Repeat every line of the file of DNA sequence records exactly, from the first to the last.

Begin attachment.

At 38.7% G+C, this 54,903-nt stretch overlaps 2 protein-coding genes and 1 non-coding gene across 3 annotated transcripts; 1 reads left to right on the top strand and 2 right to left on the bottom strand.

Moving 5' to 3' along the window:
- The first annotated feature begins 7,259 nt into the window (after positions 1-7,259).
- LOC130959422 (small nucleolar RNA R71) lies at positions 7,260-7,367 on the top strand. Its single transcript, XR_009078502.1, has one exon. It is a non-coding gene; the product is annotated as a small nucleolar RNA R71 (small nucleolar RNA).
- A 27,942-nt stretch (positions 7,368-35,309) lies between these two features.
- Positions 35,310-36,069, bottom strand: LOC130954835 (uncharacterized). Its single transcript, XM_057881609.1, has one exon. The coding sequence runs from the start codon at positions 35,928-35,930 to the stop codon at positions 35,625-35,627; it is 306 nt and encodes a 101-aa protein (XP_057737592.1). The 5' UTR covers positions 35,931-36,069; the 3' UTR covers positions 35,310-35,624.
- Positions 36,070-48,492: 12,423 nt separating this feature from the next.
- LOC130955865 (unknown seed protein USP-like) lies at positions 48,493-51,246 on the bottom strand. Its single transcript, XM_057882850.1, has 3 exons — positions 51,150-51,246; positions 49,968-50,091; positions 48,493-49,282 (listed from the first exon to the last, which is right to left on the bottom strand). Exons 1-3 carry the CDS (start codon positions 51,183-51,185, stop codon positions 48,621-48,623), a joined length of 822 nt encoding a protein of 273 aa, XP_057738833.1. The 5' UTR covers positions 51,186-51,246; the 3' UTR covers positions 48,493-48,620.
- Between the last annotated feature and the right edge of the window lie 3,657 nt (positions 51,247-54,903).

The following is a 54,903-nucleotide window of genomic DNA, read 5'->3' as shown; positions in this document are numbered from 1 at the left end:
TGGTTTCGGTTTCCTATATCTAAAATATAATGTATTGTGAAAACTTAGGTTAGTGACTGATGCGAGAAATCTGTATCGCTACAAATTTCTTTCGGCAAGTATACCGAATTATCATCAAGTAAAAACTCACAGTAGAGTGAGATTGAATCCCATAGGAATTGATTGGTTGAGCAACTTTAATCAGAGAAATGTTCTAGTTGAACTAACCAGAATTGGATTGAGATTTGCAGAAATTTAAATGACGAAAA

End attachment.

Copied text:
At 38.7% G+C, this 54,903-nt stretch overlaps 2 protein-coding genes and 1 non-coding gene across 3 annotated transcripts; 1 reads left to right on the top strand and 2 right to left on the bottom strand.

Moving 5' to 3' along the window:
- The first annotated feature begins 7,259 nt into the window (after positions 1-7,259).
- LOC130959422 (small nucleolar RNA R71) lies at positions 7,260-7,367 on the top strand. Its single transcript, XR_009078502.1, has one exon. It is a non-coding gene; the product is annotated as a small nucleolar RNA R71 (small nucleolar RNA).
- A 27,942-nt stretch (positions 7,368-35,309) lies between these two features.
- Positions 35,310-36,069, bottom strand: LOC130954835 (uncharacterized). Its single transcript, XM_057881609.1, has one exon. The coding sequence runs from the start codon at positions 35,928-35,930 to the stop codon at positions 35,625-35,627; it is 306 nt and encodes a 101-aa protein (XP_057737592.1). The 5' UTR covers positions 35,931-36,069; the 3' UTR covers positions 35,310-35,624.
- Positions 36,070-48,492: 12,423 nt separating this feature from the next.
- LOC130955865 (unknown seed protein USP-like) lies at positions 48,493-51,246 on the bottom strand. Its single transcript, XM_057882850.1, has 3 exons — positions 51,150-51,246; positions 49,968-50,091; positions 48,493-49,282 (listed from the first exon to the last, which is right to left on the bottom strand). Exons 1-3 carry the CDS (start codon positions 51,183-51,185, stop codon positions 48,621-48,623), a joined length of 822 nt encoding a protein of 273 aa, XP_057738833.1. The 5' UTR covers positions 51,186-51,246; the 3' UTR covers positions 48,493-48,620.
- Between the last annotated feature and the right edge of the window lie 3,657 nt (positions 51,247-54,903).

The following is a 54,903-nucleotide window of genomic DNA, read 5'->3' as shown; positions in this document are numbered from 1 at the left end:
TGGTTTCGGTTTCCTATATCTAAAATATAATGTATTGTGAAAACTTAGGTTAGTGACTGATGCGAGAAATCTGTATCGCTACAAATTTCTTTCGGCAAGTATACCGAATTATCATCAAGTAAAAACTCACAGTAGAGTGAGATTGAATCCCATAGGAATTGATTGGTTGAGCAACTTTAATCAGAGAAATGTTCTAGTTGAACTAACCAGAATTGGATTGAGATTTGCAGAAATTTAAATGACGAAAA